When Publicis Group purchased marketing-tech firm Epsilon for $4.4 billion earlier this year, observers gawked over the high price but also questioned if the acquisition would lead to conflicts of interest with competing holding companies and marketers that don't work with Publicis.
As more marketers ask for proof that digital ads drive sales and the momentum behind regulation laws grows, large holding companies are cutting the number of advertising and marketing tech companies they're working with.
During Omnicom's quarterly earnings call on Wednesday, CEO John Wren said that the company looked at buying Epsilon and Acxiom but decided they wouldn't meet clients' needs and suggested that IPG and Publicis' acquisitions create bias for marketers.
IPG's chief data and technology officer Arun Kumar, for his part, said in addition to selling data to marketers, agencies can also use these data companies to help marketers build products and practices to capture first-party data.
Atlanta-based software firm Ebix said today it is acquiring online travel booking company Yatra through a merger deal at an enterprise value of $337.8 million as they look to strengthen their position in India and footprints worldwide.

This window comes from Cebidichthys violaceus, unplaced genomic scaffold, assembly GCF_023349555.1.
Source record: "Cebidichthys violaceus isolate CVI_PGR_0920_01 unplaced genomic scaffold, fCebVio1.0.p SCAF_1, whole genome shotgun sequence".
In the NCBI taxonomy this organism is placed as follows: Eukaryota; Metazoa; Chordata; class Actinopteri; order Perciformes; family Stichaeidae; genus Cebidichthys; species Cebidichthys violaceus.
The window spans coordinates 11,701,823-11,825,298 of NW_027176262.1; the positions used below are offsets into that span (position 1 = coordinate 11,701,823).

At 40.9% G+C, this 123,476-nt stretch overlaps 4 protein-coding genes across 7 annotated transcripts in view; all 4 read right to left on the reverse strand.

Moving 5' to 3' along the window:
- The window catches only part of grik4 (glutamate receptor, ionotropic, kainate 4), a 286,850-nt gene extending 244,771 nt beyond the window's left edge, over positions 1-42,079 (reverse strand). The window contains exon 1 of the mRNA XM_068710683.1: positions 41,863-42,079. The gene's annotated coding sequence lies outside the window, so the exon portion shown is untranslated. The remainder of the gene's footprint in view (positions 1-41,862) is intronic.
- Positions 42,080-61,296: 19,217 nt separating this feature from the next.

Once the acquisition has completed, Yatra will become part of Ebix’s EbixCash travel portfolio — which also includes Via and Mumbai-based Mercury — and will continue to serve customers under the Yatra brand, the two companies said.
Yatra, which went public in 2016 following a reverse-merger with a listed company, Terrapin 3 Acquisition Corporation, counts Reliance Industries-owned Network18 and Reliance Capital, Macquarie Group and Rotation Capital among its shareholders.
The U.S.-based company’s Indian subsidiary has also acquired stakes in remittance provider Weizmann, online cab hiring platform AHA Taxis, B2B marketplace Routier, travel business Centrum Direct, and e-learning firm Smartclass.
The company is raising 330 million yuan from the public offering and plans to spend the money on upgrading its big data capabilities so it can deliver more personalized content and services to users.
Over time, the WordPress site blossomed into a public platform where people share guides to purchasing products of all sorts — from baby milk formula to Nikon’s latest lens — and where to get the best deal.
That’s why both Alibaba and Tencent — which has backed e-commerce companies JD.com, Pinduoduo and Mogu — threw money at Xiaohongshu (“The Little Red Book” in Chinese), a part marketplace, part social media platform for learning lifestyle trends.
While shoppers on Xiaohongshu are predominantly female as is the case with most Chinese e-commerce services, over half of SMZDM’s users are male, a result largely attributable to its abundant content about hardware and home appliances.